Subsequently to this period, the Shawanoes were found on the Ohio river below the Wabash, in Kentucky, Georgia and the Carolinas. Lawson, in his history of Carolina in 1708, speaks of the Savanoes, removing from the Mississippi to one of the rivers of South Carolina. Gallatin quotes an authority which sustains Lawson, and which establishes the fact that at a very early period in the history of the south, there was a Shawanoe settlement on the head waters of the Catawba or Santee, and probably of the Yadkin. From another authority it appears, that for a time the Shawanoes had a station on the Savannah river, above Augusta; and Adair, who refers to the war between the Shawanoes and Cherokees, saw a body of the former in the wilderness, who, after having wandered for some time in the woods, were then returning to the Creek country. According to John Johnston,[A] a large party of the Shawanoes, who originally lived north of the Ohio, had for some cause emigrated as far south as the Suwanoe river, which empties into the Gulf of Mexico. From thence they returned, under the direction of a chief named Black Hoof, about the middle of the last century, to Ohio. It is supposed that this tribe gave name to the Suwanoe river, in 1750, by which name the Cumberland was also known, when Doctor Walker, (of Virginia) visited Kentucky.

[Footnote A: I Vol. Trans. Amer. Antiquarian Society.]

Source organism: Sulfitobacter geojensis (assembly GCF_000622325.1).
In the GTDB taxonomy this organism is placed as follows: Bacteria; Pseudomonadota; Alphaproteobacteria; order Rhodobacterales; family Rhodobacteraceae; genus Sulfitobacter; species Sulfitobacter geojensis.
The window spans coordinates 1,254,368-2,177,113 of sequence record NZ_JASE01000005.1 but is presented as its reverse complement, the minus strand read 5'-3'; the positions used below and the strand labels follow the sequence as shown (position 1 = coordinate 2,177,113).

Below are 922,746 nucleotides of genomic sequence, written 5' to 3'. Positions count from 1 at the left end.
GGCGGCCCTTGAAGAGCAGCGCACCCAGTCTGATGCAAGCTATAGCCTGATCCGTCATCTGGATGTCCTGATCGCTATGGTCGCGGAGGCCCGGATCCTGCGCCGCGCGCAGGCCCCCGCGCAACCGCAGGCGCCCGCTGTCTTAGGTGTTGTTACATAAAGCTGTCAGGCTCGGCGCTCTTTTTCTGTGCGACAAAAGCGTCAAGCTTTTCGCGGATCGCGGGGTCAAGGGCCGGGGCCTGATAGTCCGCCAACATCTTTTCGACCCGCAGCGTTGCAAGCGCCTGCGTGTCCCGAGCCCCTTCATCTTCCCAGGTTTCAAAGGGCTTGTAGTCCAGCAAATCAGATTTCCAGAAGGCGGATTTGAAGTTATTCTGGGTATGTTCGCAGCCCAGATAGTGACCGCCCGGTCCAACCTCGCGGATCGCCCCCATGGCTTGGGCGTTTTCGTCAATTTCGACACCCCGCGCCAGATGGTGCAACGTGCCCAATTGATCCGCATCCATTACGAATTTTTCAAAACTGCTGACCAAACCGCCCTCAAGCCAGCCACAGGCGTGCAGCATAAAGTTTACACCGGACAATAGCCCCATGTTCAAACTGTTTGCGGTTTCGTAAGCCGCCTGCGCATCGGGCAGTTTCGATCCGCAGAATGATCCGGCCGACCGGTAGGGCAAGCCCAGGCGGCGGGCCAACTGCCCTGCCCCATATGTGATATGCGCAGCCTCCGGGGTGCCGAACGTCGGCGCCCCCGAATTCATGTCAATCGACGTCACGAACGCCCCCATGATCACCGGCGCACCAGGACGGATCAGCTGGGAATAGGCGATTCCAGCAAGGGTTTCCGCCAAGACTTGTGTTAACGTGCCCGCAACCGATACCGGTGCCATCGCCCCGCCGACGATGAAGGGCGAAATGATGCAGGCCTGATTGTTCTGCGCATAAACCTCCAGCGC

Of the causes which led the Shawanoes to abandon the south, but little is known beyond what may be gleaned from their traditions. Heckewelder, in his contributions to the American Philosophical Society, says, "they were a restless people, delighting in wars, in which they were constantly engaged with some of the surrounding nations. At last their neighbors, tired of being continually harassed by them, formed a league for their destruction. The Shawanoes finding themselves thus dangerously situated, asked to be permitted to leave the country, which was granted to them; and they immediately removed to the Ohio. Here their main body settled, and then sent messengers to their elder brother,[A] the Mohicans, requesting them to intercede for them with their grandfather, the Lenni Lenape, to take them under his protection. This the Mohicans willingly did, and even sent a body of their own people to conduct their younger brother into the country of the Delawares. The Shawanoes finding themselves safe under the protection of their grandfather, did not choose to proceed to the eastward, but many of them remained on the Ohio, some of whom settled as far up that river as the long island, above which the French afterwards built fort Duquesne, on the spot where Pittsburg now stands. Those who proceeded farther, were accompanied by their chief, named Gachgawatschiqua, and settled principally at and about the forks of the Delaware, between that and the confluence of the Delaware and Schuylkill; and some, even on the spot where Philadelphia now stands; others were conducted by the Mohicans into their own country, where they intermarried with them and became one people. When those settled near the Delaware had multiplied, they returned to Wyoming on the Susquehannah, where they resided for a great number of years."